So how did this play into the LLS Mission Moment?  The darkness was essentially my assertion that if this treatment only buys me another 10 years, and there's no major advancement in treatment between now and then, that I likely wouldn't go through it again.  My (left-brained) rationale?  I'd be 62. The kids would be grown and out on their own.  Why put myself through all that shit again when I can just chill and be comfortable on the way to whatever's next?

This led to a really interesting board discussion about the role LLS could/should play in the mental/emotional health of survivors.  One of the board members essentially said: "Did you hear what jg just said?  He said he'd rather die than go through the treatment a third time.  Wow!"

Wendell had an interesting take on this on Tuesday.  He basically pointed out to me that it seems like I'm just trying to "put this behind me" and "get on with normalcy" without really taking any time to acknowledge or process my feelings.  Sure I need to take care of the essentials, but how am I carrying the weight of my experience?  How am I working through the anger and the grieving?  The analogy he gave was what if someone really close to me had expectedly died?  Is surviving a nasty cancer (a second time) really all that similar to the anger/grief you'd feel if close friend or family member died unexpectedly?  I hadn't really thought about it that way.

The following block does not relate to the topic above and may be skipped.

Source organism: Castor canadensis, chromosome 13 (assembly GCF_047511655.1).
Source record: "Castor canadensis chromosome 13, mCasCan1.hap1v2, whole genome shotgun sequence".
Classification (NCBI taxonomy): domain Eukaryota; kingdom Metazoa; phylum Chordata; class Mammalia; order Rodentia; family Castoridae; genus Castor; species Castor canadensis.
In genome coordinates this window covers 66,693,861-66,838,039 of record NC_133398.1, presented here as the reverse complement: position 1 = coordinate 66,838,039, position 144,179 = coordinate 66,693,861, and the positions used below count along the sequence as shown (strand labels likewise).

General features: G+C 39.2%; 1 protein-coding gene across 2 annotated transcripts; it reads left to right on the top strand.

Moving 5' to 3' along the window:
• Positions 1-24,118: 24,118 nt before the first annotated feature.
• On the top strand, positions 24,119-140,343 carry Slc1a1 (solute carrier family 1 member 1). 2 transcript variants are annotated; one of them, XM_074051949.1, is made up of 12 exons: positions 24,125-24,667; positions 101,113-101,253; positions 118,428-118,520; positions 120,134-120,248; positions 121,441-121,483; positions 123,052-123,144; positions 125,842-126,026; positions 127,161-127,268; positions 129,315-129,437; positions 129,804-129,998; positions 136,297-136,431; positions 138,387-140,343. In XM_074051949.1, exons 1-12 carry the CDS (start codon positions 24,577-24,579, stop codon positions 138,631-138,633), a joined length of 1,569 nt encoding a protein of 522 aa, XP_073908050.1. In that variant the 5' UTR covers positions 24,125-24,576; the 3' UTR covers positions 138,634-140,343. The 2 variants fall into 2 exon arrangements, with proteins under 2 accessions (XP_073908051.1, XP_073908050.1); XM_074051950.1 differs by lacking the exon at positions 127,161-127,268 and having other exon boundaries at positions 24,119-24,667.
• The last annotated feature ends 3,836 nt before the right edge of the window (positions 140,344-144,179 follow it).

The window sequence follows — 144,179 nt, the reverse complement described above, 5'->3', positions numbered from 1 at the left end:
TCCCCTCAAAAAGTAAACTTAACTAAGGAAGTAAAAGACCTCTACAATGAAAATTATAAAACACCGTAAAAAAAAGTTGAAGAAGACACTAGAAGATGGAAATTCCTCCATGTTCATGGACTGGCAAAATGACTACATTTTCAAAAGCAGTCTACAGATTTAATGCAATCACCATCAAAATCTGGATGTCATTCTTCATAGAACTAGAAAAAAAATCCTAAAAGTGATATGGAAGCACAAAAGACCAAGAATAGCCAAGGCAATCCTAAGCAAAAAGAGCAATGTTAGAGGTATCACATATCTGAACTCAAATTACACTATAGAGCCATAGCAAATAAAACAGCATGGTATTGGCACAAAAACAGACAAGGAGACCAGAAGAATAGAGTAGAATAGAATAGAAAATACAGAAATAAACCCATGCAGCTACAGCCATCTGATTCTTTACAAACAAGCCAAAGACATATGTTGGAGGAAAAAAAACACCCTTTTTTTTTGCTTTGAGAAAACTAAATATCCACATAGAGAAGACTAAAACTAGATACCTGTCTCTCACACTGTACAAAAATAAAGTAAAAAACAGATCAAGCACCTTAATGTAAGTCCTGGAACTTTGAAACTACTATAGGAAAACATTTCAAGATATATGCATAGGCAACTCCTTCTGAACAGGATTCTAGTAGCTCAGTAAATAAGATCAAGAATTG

Essentially, his point was that: I've been through a shit load and I haven't really gone through all the phases required to really heal.  Not just the leukemia healing but the whole body, mind, and soul healing.  You can't be like: "ok, let's just get this fucking treatment over with... bring on the chemo... the transplant... all the meds... ok get off the meds" and just resume life like nothing happened.  And as a result of not really processing all this stuff, I have some big unresolved feelings that have been coming out in all different ways and it's been (negatively) affecting my outlook on life... present and future.

So I gotta figure the right balance between work, rest, exercise, fun (e.g. music), and what I really need to do in terms of healing.  I'm open to suggestions.  :)

The poem by Rumi, which Tamara used to close out the Daily Calm I happened to do the day after my latest Wendell appointment -- and which I shared at the top of this post -- seems to line up nicely with how I need to proceed.  If you've made it this far, scroll up and read it again.

On a lighter note, Heather, Orion, and I went to The Stranger Things Experience in San Francisco last week.  Super fun.  We even had dinner at one of our old favorite tapas places in the Mission.  Just doing "normal" things feels really nice.

You need 3D glasses for the last one (which I wasn't supposed to take a picture of.)

Oh and we got a new kitty (mostly because Mr. Palmer never came back).  Her name is Freya but we're all just calling her Frito.  She's a crazy energy ball.

... and she loves chasing her tail: